Your resources are what help you move from your current state to your desired state, despite your constraints. Resources are what help you move forward and see change. A resource could be a gym membership, a business coach, or even clothes for a new job. Take time to evaluate the resources you have and the ones you need to accomplish your goals. This can be very beneficial in the long run.


Anchors are long-term goals you set to help you reach your desired state. You look forward to your anchors and they help keep you motivated along the way. If your desired state involves creating an app, an anchor for you could be completing a coding class. The forward tension of combining Resources with Anchors produces the maximum effect in moving from Current State to Desired State.

Evaluating Your Personal Growth

Now that we have covered the categories of growth, let’s discuss the sections you should evaluate in your personal life. Try to be as open and honest with yourself while filling this out. It will be a great guide for you to reference as you plan for the future.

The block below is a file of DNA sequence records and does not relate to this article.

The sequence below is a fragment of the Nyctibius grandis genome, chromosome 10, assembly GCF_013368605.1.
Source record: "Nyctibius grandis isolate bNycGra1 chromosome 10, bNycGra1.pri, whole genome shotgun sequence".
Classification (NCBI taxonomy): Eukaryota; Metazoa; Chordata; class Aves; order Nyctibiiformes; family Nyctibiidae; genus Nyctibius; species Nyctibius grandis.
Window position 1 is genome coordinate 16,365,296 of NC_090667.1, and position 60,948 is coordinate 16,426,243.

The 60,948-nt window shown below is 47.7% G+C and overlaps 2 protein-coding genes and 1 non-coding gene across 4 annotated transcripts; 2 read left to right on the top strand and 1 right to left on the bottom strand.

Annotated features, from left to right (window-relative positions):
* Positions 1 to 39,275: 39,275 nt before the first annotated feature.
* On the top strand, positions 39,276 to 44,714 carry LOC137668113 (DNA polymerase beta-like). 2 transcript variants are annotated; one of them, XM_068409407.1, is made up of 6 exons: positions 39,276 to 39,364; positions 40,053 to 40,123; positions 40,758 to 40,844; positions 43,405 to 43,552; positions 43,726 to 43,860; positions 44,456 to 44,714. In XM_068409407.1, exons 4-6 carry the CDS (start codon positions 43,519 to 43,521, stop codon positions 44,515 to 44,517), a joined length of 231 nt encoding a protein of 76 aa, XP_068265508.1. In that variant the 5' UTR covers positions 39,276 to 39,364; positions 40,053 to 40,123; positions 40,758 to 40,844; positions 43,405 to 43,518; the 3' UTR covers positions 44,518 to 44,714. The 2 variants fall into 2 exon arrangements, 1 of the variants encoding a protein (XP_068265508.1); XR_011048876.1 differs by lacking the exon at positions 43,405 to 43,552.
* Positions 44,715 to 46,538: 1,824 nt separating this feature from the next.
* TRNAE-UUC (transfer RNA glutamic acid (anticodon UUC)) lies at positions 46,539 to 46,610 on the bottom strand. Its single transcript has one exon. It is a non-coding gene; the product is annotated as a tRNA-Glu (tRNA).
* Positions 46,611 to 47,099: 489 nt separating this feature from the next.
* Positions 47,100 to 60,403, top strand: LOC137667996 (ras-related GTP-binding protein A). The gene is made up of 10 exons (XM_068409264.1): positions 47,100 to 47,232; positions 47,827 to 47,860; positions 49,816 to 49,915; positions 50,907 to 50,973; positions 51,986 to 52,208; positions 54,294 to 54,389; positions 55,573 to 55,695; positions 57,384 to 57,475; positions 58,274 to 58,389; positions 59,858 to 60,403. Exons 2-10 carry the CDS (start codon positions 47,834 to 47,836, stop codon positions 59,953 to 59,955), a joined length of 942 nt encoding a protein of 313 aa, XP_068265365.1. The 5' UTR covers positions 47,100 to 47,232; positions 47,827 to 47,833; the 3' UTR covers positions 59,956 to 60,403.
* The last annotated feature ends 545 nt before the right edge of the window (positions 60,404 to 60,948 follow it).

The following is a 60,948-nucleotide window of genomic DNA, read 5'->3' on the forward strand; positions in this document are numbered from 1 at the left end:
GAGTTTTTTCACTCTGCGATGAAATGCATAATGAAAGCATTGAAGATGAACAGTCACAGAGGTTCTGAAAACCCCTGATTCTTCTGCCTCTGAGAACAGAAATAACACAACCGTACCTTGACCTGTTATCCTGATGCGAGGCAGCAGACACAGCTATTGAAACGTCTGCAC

Heart and Spirit

The first state to evaluate is your heart and spirit. This is your relationship with a higher spiritual being or with nature. What do you look up to at a higher level? Who do you look to for guidance and inner peace?

Body, Mind, and Self

The relationship with yourself is very important. Take time to view your physical body, your emotional state, and your mental state through the lens of the growth matrix. Your desired state could involve a fitness goal or a hobby you want to start. Don’t feel selfish for devoting time to work on you – spending time in this category will benefit all other categories!

Inner Circle and Loves

Now that you have thought about yourself, it is time to think about the people around you who support and uplift you. How are your relationships with your family and best friends? They make up your inner circle and are who you would be able to call on during hard times. If you sense a lack of meaningful relationships in your life, how can you change that?

Outer Circle and Social Life